February 21, 2012



K-State students host business ethics competition

By Olivia Blanco

Teams from seven universities competed for $6,500 in monetary awards at the recent 2012 ConocoPhillips Business Ethics Case Competition at Kansas State University.

The event was organized and hosted by the university's chapter of Students in Free Enterprise, which did not compete in the event. Competing teams were from the University of Colorado, the University of Oklahoma, the University of Nebraska, the University of Texas, Texas A&M University, Texas State University and Truman State University.

In the competition, students were asked to develop and present solutions to a business ethics dilemma. Teams were judged on their ability to frame the case scenario, their solution as well as their written and oral presentations. Texas A&M won the top prize of $2,000.

"Each of the teams did very well in the competition," said Bill Turnley, management professor and chair of the ConocoPhillips Excellence in Business Ethics Initiative in the College of Business Administration, which sponsored the competition. "All the teams were ranked in the top three by at least one judge, a testament of the quality of their work and presentations."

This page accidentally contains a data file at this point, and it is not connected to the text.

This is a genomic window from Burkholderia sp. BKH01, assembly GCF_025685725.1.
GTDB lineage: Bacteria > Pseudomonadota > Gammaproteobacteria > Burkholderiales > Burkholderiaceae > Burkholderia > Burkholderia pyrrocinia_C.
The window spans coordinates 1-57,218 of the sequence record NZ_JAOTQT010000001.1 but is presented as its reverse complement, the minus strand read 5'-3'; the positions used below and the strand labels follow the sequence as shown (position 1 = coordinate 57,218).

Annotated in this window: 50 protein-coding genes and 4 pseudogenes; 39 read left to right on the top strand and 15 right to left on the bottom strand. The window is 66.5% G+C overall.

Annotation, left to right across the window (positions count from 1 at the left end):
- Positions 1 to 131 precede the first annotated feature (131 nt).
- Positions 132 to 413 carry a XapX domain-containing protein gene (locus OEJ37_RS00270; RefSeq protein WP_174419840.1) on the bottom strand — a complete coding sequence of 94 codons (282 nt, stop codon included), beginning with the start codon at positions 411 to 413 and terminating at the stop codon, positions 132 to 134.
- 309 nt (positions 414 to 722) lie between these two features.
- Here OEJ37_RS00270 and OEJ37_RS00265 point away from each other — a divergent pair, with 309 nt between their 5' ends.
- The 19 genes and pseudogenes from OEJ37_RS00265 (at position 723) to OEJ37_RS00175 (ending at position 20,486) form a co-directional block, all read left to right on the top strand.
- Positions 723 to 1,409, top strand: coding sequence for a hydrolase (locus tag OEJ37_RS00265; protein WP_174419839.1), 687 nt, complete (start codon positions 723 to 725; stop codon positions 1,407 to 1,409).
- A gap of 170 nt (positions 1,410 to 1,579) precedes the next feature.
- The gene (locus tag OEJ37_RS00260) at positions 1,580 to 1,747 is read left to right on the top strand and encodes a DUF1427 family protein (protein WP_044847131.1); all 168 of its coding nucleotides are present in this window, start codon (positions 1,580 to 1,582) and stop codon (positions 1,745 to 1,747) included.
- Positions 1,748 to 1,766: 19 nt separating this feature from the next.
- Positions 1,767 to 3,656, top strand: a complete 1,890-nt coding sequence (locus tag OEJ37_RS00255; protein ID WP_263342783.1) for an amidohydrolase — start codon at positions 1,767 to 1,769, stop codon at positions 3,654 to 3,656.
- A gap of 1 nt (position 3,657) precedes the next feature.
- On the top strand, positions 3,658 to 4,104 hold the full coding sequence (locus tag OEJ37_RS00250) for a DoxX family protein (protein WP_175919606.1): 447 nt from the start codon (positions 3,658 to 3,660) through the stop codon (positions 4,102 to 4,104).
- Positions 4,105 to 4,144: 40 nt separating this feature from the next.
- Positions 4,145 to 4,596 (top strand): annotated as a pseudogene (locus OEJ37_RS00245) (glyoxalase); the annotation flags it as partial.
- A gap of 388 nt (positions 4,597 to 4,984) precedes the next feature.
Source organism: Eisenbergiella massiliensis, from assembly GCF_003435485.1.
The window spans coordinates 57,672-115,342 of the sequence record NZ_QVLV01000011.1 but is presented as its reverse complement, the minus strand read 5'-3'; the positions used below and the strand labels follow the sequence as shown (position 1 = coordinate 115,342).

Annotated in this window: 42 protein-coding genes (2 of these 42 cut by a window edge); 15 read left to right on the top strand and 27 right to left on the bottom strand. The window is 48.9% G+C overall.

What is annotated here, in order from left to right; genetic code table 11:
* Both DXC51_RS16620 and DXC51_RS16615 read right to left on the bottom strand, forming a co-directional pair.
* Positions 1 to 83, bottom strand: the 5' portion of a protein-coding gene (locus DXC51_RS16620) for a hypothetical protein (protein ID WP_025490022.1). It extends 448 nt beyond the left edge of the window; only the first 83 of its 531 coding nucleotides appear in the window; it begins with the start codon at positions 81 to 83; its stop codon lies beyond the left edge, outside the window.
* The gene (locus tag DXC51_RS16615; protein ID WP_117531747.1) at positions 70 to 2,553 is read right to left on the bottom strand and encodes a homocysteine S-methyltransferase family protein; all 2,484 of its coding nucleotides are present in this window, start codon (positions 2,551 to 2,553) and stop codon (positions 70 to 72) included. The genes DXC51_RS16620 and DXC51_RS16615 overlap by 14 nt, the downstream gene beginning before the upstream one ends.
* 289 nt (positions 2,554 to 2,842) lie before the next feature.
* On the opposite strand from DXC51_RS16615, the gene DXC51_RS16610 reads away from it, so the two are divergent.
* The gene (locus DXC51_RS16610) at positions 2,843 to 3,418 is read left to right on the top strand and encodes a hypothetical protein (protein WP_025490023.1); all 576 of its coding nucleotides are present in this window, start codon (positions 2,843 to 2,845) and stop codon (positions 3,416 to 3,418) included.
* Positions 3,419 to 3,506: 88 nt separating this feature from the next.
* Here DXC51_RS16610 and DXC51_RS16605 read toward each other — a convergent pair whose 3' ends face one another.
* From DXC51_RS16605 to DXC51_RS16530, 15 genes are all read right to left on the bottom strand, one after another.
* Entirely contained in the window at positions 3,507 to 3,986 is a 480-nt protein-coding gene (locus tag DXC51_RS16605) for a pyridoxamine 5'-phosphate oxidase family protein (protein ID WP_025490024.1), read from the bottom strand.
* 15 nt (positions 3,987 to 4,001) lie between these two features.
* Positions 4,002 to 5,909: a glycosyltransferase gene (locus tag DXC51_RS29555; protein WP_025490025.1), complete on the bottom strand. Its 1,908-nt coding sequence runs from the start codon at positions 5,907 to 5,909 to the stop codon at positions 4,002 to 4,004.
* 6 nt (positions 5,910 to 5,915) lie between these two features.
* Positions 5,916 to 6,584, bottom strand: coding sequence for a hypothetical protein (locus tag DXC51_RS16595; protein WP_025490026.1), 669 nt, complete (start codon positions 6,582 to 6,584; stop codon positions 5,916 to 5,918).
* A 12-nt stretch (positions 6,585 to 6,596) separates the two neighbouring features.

This is the third year that the K-State Students in Free Enterprise chapter has joined with the Excellence in Business Ethics Initiative to host this competition. Along with organizing the event, the team serves as a resource to the visiting teams and finds judges for the competition.

"Students' experience of hosting this competition is an authentic education because they get to model and practice project management, marketing, conflict management, interpersonal communication skills, appreciation of diversity, fundraising, and community development," said Donita Whitney-Bammerlin, management instructor in the college, and the Sam Walton fellow for Students in Free Enterprise.

The ConocoPhillips Excellence in Business Ethics Initiative promotes ethical practices and enhances business ethics educations for students at K-State.